The illustrations of the sensory and motor pathways in this section of the atlas are all done in a standard manner:
• On the left side, the CNS is depicted, including spinal cord, brainstem, thalamus, and a coronal section through the hemispheres, with small diagrams of the hemisphere at the top showing the area of the cerebral cortex involved.
• On the right side, cross-sections (X-sections) of the brainstem and spinal cord, at standardized levels are depicted; the exact levels are indicated by arrows on the diagram on the left. In all, there are 10 cross-sections — 8 through the brainstem and 2 through the spinal cord. For each of the pathways, 5 of these will be used.
The diagram of the hemispheres is a coronal section, similar to the one already described in Section A, at the plane of the lenticular nucleus (see Figure 29). Note the basal ganglia, the thalamus, the internal capsule, and the ventricles; these labels will not be repeated in the following diagrams. This diagram will be used to convey the overall course of the tract and, particularly, at what level the fibers cross (i.e., decussate).
The X-sections (cross-sections) of the brainstem and the spinal cord include:
• Two levels through the midbrain — upper and lower
• Three levels through the pons — upper, mid, and lower
• Three levels through the medulla — upper, mid, and lower
• Two levels through the spinal cord — cervical and lumbar
The exact position of the tract under consideration is indicated in these cross-sections. It is important to note that only some of the levels are used in describing each of the pathways.
These brainstem and spinal cord cross-sections are the same as those shown in Section C of this atlas (see Figure 64-Figure 69). In that section, details of the histological anatomy of the spinal cord and brainstem are given. We have titled that section of the atlas Neurological Neu-roanatomy because it allows precise location of the tracts, which is necessary for the localization of an injury or disease. The learner may wish to consult these detailed diagrams at this stage.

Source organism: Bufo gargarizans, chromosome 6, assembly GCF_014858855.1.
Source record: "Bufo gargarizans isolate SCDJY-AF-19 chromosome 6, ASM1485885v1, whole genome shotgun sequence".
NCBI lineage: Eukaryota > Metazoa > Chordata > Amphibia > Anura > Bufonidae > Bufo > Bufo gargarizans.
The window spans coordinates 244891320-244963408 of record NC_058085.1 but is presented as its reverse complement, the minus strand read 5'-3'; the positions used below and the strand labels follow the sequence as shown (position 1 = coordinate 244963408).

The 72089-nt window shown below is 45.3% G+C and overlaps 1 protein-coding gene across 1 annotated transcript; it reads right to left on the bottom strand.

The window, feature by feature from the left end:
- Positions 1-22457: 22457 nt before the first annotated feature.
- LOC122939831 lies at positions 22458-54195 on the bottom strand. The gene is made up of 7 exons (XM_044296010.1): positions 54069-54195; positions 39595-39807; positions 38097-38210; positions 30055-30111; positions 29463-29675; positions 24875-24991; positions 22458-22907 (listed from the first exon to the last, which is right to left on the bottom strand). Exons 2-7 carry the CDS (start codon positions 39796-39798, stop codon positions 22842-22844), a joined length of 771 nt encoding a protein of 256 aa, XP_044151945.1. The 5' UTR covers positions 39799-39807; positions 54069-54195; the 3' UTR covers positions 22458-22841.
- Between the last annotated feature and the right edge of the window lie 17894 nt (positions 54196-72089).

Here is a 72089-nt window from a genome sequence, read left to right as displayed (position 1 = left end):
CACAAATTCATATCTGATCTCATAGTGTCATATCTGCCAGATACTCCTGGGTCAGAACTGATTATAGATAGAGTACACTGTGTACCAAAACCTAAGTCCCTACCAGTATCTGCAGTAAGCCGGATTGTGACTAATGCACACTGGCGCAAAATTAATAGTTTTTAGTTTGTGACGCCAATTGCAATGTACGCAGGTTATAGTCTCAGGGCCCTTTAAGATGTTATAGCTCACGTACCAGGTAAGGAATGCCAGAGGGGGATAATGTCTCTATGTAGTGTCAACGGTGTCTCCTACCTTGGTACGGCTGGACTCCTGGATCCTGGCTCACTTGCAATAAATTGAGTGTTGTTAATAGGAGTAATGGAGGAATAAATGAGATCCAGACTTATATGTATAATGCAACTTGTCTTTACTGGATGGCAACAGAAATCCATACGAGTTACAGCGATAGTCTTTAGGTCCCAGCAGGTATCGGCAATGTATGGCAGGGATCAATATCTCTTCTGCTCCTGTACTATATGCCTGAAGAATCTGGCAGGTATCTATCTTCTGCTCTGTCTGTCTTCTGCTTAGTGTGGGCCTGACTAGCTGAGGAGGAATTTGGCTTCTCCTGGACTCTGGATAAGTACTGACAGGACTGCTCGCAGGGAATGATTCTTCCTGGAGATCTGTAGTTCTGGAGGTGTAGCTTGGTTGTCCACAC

Studying pathways in the central nervous system necessitates visualizing the pathways, a challenging task for many. The pathways that are under study extend longitudinally through the CNS, going from spinal cord and brainstem to thalamus and cortex for sensory (ascending) pathways, and from cortex to brainstem and spinal cord for motor (descending) pathways. As is done in other texts and atlases, diagrams are used to facilitate this visualization exercise for the learner; color adds to the ability to visualize these pathways, as does the illustration on a CD-ROM.
This section is a foundation for the student in correlating the anatomy of the pathways with the clinical symptomatology.
Note to the Learner: In this presentation of the pathways, the learner is advised to return to the description of the thalamus and the various specific relay nuclei (see Figure 12 and Figure 63). Likewise, referring to the cortical illustrations (see Figure 13-Figure 17) will inform the learner which areas of the cerebral cortex are involved in the various sensory modalities. This will assist in integrating the anatomical information presented in the previous section.
T = Thalamus
C = Caudate P = Putamen G = Globus pallidus
LV = Lateral Ventricle 3 = 3rd Ventricle
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